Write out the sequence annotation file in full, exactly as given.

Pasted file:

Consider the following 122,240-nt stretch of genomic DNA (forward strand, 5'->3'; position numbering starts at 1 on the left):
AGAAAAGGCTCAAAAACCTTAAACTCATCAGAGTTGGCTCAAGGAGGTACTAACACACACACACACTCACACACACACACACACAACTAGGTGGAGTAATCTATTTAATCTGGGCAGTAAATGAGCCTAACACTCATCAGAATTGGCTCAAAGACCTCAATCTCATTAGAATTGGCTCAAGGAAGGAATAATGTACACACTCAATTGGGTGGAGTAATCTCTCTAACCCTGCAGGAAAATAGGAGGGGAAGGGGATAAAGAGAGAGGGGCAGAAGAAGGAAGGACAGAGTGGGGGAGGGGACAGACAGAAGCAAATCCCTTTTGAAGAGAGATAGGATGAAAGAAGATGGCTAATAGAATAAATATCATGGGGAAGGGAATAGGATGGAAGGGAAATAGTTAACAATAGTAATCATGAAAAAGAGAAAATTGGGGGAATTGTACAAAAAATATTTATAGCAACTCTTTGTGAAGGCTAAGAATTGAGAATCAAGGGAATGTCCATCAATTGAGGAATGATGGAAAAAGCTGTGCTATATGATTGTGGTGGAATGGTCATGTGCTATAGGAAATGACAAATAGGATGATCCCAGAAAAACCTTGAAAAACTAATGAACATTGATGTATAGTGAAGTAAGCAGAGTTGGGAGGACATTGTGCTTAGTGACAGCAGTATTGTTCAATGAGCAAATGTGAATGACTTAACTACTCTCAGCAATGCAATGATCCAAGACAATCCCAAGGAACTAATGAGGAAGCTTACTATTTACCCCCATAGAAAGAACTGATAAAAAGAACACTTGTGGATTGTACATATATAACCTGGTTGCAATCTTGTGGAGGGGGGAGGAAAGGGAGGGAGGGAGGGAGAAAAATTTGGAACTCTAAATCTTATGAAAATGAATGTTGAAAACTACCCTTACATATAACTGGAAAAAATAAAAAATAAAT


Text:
Consider the following 122,240-nt stretch of genomic DNA (forward strand, 5'->3'; position numbering starts at 1 on the left):
AGAAAAGGCTCAAAAACCTTAAACTCATCAGAGTTGGCTCAAGGAGGTACTAACACACACACACACTCACACACACACACACACAACTAGGTGGAGTAATCTATTTAATCTGGGCAGTAAATGAGCCTAACACTCATCAGAATTGGCTCAAAGACCTCAATCTCATTAGAATTGGCTCAAGGAAGGAATAATGTACACACTCAATTGGGTGGAGTAATCTCTCTAACCCTGCAGGAAAATAGGAGGGGAAGGGGATAAAGAGAGAGGGGCAGAAGAAGGAAGGACAGAGTGGGGGAGGGGACAGACAGAAGCAAATCCCTTTTGAAGAGAGATAGGATGAAAGAAGATGGCTAATAGAATAAATATCATGGGGAAGGGAATAGGATGGAAGGGAAATAGTTAACAATAGTAATCATGAAAAAGAGAAAATTGGGGGAATTGTACAAAAAATATTTATAGCAACTCTTTGTGAAGGCTAAGAATTGAGAATCAAGGGAATGTCCATCAATTGAGGAATGATGGAAAAAGCTGTGCTATATGATTGTGGTGGAATGGTCATGTGCTATAGGAAATGACAAATAGGATGATCCCAGAAAAACCTTGAAAAACTAATGAACATTGATGTATAGTGAAGTAAGCAGAGTTGGGAGGACATTGTGCTTAGTGACAGCAGTATTGTTCAATGAGCAAATGTGAATGACTTAACTACTCTCAGCAATGCAATGATCCAAGACAATCCCAAGGAACTAATGAGGAAGCTTACTATTTACCCCCATAGAAAGAACTGATAAAAAGAACACTTGTGGATTGTACATATATAACCTGGTTGCAATCTTGTGGAGGGGGGAGGAAAGGGAGGGAGGGAGGGAGAAAAATTTGGAACTCTAAATCTTATGAAAATGAATGTTGAAAACTACCCTTACATATAACTGGAAAAAATAAAAAATAAAT